Members of the D.C. Council and advocates for people experiencing homelessness questioned the timeframe for closing the D.C. General family shelter at a March 14 oversight hearing. They expressed concerns that closing the shelter and beginning to deconstruct it by the end of 2018 may endanger residents and will push some into even worse housing conditions, as only three of the expected seven replacement shelters will be online by the end of the year.
Ward 8 Councilmember Trayon White Sr. said he was concerned that, to meet the closing deadline, families at D.C. General would be pushed into hotels or rapid re-housing programs that were not right for them.
In addition, some buildings within the D.C. General complex contain lead and asbestos, including one building where demolition began earlier in the week. Public witnesses and councilmembers questioned the need to start demolishing these buildings while families are still living in other buildings on the campus. “Why are we taking a risk on the health and lives of people that live in that building?” said Amber Harding, a staff attorney at the Washington Legal Clinic for the Homeless.
Brian Butler, from the Capital Construction Division of the Department of General Services, said that department has often carried out demolition of buildings with asbestos and lead in densely populated areas while prioritizing safety concerns. He added that because D.C. General is in a populated area, the safety protocols for demolishing it would be the same regardless of whether families were living in the complex.
Mayor Muriel Bowser first promised to close the shelter during her 2014 election campaign, and she released a specific plan to do so in early 2016. After D.C. Council amended the locations chosen for local shelters, delaying their construction, the project’s deadline was pushed back to 2020. However, in January, Bowser renewed her promise to close the shelter by the end of year, before all replacement shelters will be open.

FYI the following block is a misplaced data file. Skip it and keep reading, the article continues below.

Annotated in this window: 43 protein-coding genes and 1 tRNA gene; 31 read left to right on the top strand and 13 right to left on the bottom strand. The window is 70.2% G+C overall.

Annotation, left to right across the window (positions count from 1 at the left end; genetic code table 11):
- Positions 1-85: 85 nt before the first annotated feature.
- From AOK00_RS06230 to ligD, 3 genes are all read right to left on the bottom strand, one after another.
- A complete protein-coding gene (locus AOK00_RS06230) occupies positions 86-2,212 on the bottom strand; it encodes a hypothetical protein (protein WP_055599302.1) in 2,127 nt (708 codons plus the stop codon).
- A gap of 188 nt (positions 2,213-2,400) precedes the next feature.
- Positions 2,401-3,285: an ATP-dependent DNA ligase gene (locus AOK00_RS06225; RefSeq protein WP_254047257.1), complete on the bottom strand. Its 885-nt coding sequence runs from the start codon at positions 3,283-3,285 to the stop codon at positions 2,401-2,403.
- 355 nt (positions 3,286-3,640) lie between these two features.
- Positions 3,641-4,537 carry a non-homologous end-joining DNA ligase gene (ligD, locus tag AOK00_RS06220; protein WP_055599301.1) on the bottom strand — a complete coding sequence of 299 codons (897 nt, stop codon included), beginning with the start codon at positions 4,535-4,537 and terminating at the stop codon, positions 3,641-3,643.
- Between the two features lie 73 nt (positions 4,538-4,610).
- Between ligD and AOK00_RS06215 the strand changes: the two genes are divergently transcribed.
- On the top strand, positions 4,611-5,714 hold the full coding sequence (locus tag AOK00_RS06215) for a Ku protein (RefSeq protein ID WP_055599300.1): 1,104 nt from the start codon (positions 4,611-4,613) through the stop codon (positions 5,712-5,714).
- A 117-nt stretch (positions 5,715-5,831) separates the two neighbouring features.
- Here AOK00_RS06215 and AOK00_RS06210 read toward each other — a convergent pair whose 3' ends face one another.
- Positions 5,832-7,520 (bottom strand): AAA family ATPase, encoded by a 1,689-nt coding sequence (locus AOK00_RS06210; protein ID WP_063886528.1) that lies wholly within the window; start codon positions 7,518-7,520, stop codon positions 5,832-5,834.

Aja Taylor, the advocacy director of Bread for the City, argued that the city created a “manufactured sense of urgency” for the construction of the shelters by stating at first that all local shelters needed to be done by the time D.C. General closed. She said this led the city to cut corners when building the shelters, for example, by not building private bathrooms.
But Laura Zeilinger, director of the Department of Human Services, said the mayor’s plan had always been to close the shelter by the end of 2018, and the department’s efforts at homelessness prevention had successfully limited the number of homeless families seeking shelter. Zeilinger said the reduced number of families will allow the department to absorb those leaving D.C. General with the resources it currently has available, via the three replacement shelters that will be completed on time, housing programs and overflow capacity in hotels. She said the recent start of demolition was in line with the department’s broader goal of leaving D.C. General as quickly as possible.
“We have a plan … that allows us to serve families better and achieve this goal on time,” Zeilinger said, “which we think families will be really excited about.”